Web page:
OSHA's Focus

continued from page 7

like this from happening. But when they happen—unexpectedly—

the world comes crashing down.

So, how can businesses be helped to keep this possibility— no matter how remote—in their minds and work practices so that it is prevented from ever happening? OSHA has decided to keep it simple and concentrate on the top four culprits. This is what they refer to as the "Focus Four." Others have called them the "Fatal Four." Both terms are appropriate. Special attention to these four items is given during both the 10-and 30-hour OSHA Construction Outreach Training Program classes.

If the "carrot" of knowing that such an accident is not likely to happen in your company because you are following good safety procedures isn't enough, do know that OSHA also has a "stick." Because of its history, Construction is in their crosshairs. OSHA, in their Focus Four training materials says, "Construction is among the most dangerous industries in the country and construction inspections comprise 60% of OSHA's total inspections." This fact is borne out by this year's statistics. Construction-related incidents are prominent in the top ten violations that OSHA has cited so far in 2017.

This past September at the National Safety Council's Congress & Expo OSHA released its list of the top 10 safety violations cited in 2017. Comparing these items to OSHA's Focus Four is evidence that OSHA is, without doubt, focusing on these items. 1. Fall Protection –General Requirements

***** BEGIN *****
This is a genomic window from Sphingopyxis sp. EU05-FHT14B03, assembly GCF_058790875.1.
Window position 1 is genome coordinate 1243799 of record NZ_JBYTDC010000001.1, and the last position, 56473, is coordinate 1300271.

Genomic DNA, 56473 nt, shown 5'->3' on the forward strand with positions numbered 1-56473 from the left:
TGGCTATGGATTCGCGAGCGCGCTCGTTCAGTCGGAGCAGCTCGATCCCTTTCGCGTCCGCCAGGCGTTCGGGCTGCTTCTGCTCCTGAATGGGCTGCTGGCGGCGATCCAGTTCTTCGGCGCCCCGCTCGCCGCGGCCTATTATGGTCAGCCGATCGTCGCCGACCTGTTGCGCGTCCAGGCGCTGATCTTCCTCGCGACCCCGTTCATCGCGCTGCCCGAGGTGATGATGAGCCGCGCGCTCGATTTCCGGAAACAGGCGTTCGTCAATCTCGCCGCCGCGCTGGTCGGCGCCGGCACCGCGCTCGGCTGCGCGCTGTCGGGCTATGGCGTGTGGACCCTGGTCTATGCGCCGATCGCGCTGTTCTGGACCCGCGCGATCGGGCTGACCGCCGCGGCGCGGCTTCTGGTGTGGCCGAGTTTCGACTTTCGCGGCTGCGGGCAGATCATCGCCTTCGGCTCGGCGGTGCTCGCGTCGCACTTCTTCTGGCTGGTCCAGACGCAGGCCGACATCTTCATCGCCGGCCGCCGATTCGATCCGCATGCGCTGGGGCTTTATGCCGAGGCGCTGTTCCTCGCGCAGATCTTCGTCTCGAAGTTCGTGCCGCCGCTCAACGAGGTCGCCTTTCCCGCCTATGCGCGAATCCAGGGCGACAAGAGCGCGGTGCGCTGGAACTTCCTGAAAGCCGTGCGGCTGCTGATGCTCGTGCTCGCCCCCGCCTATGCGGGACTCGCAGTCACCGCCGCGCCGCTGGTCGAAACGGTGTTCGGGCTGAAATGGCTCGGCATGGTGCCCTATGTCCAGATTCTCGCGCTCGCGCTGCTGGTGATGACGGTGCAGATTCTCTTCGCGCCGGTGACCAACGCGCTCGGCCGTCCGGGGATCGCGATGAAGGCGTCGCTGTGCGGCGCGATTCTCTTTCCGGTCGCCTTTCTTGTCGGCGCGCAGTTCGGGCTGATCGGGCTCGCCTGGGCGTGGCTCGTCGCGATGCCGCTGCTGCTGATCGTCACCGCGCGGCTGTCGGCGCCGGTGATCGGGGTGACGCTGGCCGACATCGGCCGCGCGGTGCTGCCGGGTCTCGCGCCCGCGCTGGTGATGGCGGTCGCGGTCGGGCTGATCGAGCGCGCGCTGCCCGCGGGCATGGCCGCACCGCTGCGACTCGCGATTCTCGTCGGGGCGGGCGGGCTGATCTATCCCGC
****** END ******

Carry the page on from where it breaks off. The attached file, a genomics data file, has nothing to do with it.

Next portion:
(1926.501): 6,072 violations

2. Hazard Communication (1910.1200): 4,176

3. Scaffolding (1926.451): 3,288

4. Respiratory Protection (1910.134): 3,097

5. Lockout/Tagout (1910.147): 2,877

6. Ladders (1926.1053): 2,241

7. Powered Industrial Trucks (1910.178): 2,162

8. Machine Guarding (1910.212): 1,933

9. Fall Protection –Training Requirements: 1,523

10. Electrical –Wiring Methods (1910.305): 1,405

When presenting this list, NSC President and CEO, Deborah A. P. Hersman, put it into perspective, as reported in Safety+Health magazine, “The OSHA Top 10 is more than just a list, it is a blueprint for keeping workers safe. When we all work together to address hazards, we can do the best job possible to ensure employees go home safely each day.”

At the end of the day, that's what the Focus Four is all about. That's what OSHA's inspections and citations are all about. That's what your company's safety programs are all about. We want our employees to go home safely each day.

John Nain, Nain and Associates. Nain provides safety training, safety monitoring, OSHA compliance, and accident mitigation services to business owners, including those involved in residential construction through heavy industry construction, as well as to engineering and architectural firms. Website: nainllc.com